OVER the last month a great deal of attention has focused on the United States campaign for electoral democracy in Panama. Nowhere is there more interest in this effort than in Guyana. During a recent visit there, I was repeatedly asked by Guyanese whether Washington would also insist on free and fair elections in their county. Although located in northern South America, to the east of Venezuela, Guyana is historically and culturally part of the Caribbean. It was a British colony, and its estimated 750,000 citizens speak English. Since Guyana's independence in 1966 the US has been deeply involved in its politics, and the results have been disastrous. National elections, scheduled for late 1990, present the Bush administration with an opportunity to redeem US policy and promote democracy in Guyana.
US intervention in Guyana was motivated by one consideration - to deny Cheddi Jagan the presidency of his country. Mr. Jagan, who was educated in the US, is a self-declared Marxist. As leader of the largest political movement, and an East Indian in a country where this ethnic group accounts for nearly 50 percent of the population, he fully expected to lead the newly independent Guyana.
Fearing Jagan's left-wing politics, Britain and the US conspired to delay independence until an arrangement could be engineered to keep him out of power. The person chosen for this task was an erstwhile ally of Jagan, Forbes Burnham. With the active support of the US Central Intelligence Agency, Mr. Burnham and his People's National Congress (PNC) won control of the government. In all subsequent elections the PNC has never officially lost, in spite of being the party of the minority Afro-Guyanese, who compose about 30 percent of the population. Peoples of mixed background, Amerindians, Asians, and Europeans constitute the remainder of Guyana's population.
Gerrymandering and fraudulent elections have kept Jagan and his People's Progressive Party (PPP) out of power, but they did not save Guyana from Marxism. Once in office, Burnham turned sharply to the left. In 1970 he declared Guyana the first cooperative republic in the world and embarked on a campaign to socialize the economy. During the '70s Burnham became a leader of the nonaligned movement and joined his new-found friend, Fidel Castro, in bashing the US at various third-world forums.
Burham died unexpectedly in 1984. He was succeeded by his first vice president and prime minister, Hugh Desmond Hoyte. Under Mr. Hoyte, who was elected on his own in 1985 elections widely recognized as fraudulent, Guyana embarked on a more moderate course.
The most urgent priority was the economy. Burnham's cooperative socialism, plus corruption, almost wrecked it. The gross domestic product declined during most of the last decade, and today per capita income is lower than it was in 1960. Georgetown, the capital, is in a state of decay with daily power outages and crumbling buildings. A diplomat stationed there compares Guyana to Burma, where he had previously served. Several hundred thousand Guyanese have emigrated, and it is their remittances that keep the economy afloat.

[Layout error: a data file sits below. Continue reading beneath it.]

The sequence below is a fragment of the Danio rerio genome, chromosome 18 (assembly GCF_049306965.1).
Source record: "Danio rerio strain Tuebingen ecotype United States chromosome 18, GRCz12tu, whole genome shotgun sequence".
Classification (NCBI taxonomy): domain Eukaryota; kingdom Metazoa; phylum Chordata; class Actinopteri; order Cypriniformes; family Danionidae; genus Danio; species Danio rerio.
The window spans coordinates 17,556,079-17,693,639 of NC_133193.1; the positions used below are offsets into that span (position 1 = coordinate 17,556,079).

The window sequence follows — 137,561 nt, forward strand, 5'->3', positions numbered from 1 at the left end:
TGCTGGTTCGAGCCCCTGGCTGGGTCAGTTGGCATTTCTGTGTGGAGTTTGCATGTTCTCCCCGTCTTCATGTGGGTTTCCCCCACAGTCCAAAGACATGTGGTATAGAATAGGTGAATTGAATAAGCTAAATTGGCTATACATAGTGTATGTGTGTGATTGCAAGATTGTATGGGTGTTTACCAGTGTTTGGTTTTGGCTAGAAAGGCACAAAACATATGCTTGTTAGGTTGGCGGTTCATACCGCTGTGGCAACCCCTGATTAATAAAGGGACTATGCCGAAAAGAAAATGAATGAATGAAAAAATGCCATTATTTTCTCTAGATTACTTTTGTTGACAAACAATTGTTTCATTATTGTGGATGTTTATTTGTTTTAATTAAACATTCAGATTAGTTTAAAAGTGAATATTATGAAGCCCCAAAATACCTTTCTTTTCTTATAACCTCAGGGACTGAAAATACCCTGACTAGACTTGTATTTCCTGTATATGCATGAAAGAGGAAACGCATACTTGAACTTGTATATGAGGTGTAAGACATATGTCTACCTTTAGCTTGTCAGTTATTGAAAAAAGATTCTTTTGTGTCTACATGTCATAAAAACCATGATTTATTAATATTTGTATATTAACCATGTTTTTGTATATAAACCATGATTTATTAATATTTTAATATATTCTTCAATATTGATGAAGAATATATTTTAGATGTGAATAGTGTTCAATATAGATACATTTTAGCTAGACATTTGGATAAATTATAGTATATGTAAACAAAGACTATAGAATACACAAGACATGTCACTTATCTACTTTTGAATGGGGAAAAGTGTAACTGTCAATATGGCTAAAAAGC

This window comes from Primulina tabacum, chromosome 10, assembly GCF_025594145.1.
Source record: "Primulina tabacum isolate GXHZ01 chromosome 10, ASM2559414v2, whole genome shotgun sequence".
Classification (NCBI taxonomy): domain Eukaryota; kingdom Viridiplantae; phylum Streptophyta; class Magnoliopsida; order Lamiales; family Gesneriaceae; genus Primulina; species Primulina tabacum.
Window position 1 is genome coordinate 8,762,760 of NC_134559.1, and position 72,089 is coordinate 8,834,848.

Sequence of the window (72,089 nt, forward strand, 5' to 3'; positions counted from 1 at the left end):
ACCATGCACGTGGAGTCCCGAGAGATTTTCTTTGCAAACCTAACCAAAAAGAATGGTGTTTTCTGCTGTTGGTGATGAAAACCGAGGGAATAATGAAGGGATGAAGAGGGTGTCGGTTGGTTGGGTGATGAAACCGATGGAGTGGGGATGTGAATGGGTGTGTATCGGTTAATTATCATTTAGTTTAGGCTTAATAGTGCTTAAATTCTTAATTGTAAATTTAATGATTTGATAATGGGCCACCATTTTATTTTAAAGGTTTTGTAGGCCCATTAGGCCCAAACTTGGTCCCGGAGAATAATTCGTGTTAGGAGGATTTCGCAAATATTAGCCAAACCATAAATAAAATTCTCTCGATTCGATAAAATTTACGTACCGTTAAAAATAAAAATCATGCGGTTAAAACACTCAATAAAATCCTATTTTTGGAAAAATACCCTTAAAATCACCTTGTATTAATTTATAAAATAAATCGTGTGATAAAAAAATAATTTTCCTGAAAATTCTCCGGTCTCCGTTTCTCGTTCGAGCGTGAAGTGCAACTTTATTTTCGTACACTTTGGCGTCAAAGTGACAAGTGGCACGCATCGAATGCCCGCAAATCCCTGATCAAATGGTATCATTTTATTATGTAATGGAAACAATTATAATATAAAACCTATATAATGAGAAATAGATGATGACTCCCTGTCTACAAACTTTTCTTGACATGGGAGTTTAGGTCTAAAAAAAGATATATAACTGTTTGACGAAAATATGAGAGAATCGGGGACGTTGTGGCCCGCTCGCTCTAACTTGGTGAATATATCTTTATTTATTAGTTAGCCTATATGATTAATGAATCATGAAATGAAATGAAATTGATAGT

The Hoyte government adopted market oriented economic policies. Last April it even agreed to an International Monetary Fund austerity program that resulted in a drastic devaluation of the Guyanese dollar and a steep increase in the cost of living. Such steps mean added misery in the short run, and labor unions responded with a six weeks strike to protest government policy.
The US supports Hoyte's economic program. Last year Guyana became a participant in the Caribbean Basin Initiative, and Washington joined a group of nations pledging funds to support the IMF agreement. The US is also promoting political liberalization in Guyana.
Everyone I spoke with, including Jagan, admits that Guyana is indeed less repressive and more open today than in 1984, and they give Washington some of the credit. But it is precisely in this context that the real test for US policy is posed. Does Washington's commitment to democracy extend to free and fair elections in 1990, elections that Jagan and the PPP could very well win? Jagan's interest in this question is obvious, but others, who are not PPP supporters, feel that political legitimacy must be established before other issues, including the economic recovery, can be effectively confronted.
Sadly, the US shares responsibility for the illegality and impropriety which plague Guyanese politics. Now Washington has an opportunity, and an obligation, to abandon realpolitik in Guyana. Not only does consistency, and US credibility in the hemisphere, demand it, but past policy has failed to advance US interests, much less those of the Guyanese people. The Bush administration needs to send a clear signal that it supports free and fair elections - in Panama, in Nicaragua, and in Guyana.